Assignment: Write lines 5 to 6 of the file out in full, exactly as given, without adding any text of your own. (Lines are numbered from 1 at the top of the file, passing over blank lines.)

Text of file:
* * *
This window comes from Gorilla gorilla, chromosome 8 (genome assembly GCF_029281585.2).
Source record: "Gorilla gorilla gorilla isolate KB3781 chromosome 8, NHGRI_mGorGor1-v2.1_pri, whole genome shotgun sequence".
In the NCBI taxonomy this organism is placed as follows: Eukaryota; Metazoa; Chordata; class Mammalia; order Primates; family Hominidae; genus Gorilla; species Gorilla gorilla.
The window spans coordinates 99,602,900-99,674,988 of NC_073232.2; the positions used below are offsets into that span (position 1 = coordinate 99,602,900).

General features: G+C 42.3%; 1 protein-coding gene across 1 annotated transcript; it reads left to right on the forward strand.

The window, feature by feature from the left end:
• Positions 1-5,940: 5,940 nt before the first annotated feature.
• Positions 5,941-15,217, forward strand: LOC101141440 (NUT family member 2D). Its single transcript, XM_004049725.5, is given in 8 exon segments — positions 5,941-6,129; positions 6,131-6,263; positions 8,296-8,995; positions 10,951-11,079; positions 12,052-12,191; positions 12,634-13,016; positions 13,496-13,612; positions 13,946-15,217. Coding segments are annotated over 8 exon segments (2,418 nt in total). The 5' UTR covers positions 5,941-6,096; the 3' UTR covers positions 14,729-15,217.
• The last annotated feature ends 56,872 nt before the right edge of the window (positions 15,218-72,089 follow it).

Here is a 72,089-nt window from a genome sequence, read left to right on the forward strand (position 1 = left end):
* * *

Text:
General features: G+C 42.3%; 1 protein-coding gene across 1 annotated transcript; it reads left to right on the forward strand.

The window, feature by feature from the left end: